Tom Jackson, Lead Software Engineer at Nordstrom discusses what StatefulSets mean for your database workloads.
If you have been following Kubernetes you are probably aware that StatefulSets (aka pods with persistent volumes) recently graduated from alpha to beta. So does that mean they are ready for your database workloads?
Short answer: maybe
Obviously using any beta feature in production is a buyer-beware proposition. But our experience is that Kubernetes is pretty conservative with beta declarations (they generally feel solid, feature complete, and stable), so that alone shouldn’t necessarily be a deal breaker.
Our experience is based on 12+ months of building a k8s cluster using AWS infrastructure and 3+ months of running production workloads on the cluster. Our cluster has 6 worker nodes and is Tectonic-like (CoreOS nodes, Prometheus monitoring, Grafana dashboarding, etc.) but is purely open-source (no Console/UI, no LDAP auth, no paid support, etc.).
In the last few months we’ve started to run more pods with persistent volumes, and in the last few weeks we’ve started to use StatefulSets. Am I ready to spike the ball and declare StatefulSets ready for prime time? Almost, but while StatefulSets are plenty expressive enough to describe our state-ful applications, it feels like the infrastructure support is not quite there, at least on AWS.
What do I mean by “infrastructure support”? Kubernetes is all about packing as many containers as possible onto as few physical (or virtual) hosts as possible. For state-ful containers, that means that the OS on any given host could have many block devices under management (as many as one per container). And as new state-ful containers come into and out of existence, the infrastructure has to seamlessly attach and detach the associated volumes. When we started experimenting with state-ful containers six months ago, a significant fraction of our pods would fail to deploy due to failed of hung volumes. In the last month, we’ve seen dramatic improvements in the failure rate, but still see occasional failures which usually require manual intervention to resolve.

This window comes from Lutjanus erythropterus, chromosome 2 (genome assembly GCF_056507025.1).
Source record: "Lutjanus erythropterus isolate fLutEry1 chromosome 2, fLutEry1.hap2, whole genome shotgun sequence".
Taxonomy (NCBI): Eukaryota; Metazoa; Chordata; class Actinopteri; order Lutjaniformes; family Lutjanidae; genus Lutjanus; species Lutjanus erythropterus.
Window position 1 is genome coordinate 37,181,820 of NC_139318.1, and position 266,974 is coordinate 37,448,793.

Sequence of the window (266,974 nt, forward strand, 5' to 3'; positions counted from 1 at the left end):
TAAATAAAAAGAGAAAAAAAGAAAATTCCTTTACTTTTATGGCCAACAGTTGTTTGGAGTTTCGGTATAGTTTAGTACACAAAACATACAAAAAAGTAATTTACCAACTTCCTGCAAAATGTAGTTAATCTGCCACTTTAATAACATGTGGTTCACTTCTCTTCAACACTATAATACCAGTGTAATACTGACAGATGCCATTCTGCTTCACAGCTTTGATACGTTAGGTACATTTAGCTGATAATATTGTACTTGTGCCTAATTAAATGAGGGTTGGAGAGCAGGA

The moral of the story? If you are using a roll-your-own cluster approach like us, I would encourage you to start experimenting with StatefulSets, but go in with reasonable expectations for stability and repeatability. If you are using GCE or a commercial Kubernetes product, you can probably expect better repeatability (and at least you’ll have a vendor you can have fun beating on). But my gut says any clusters that are based on AWS hosts is likely to have higher volume failure rates than you would like for production workloads. Your data will be safe and sound, but your pods won’t be as dynamic as you’d like.
The future looks bright but you will likely find yourself in early-adopter mode for at least a few more months.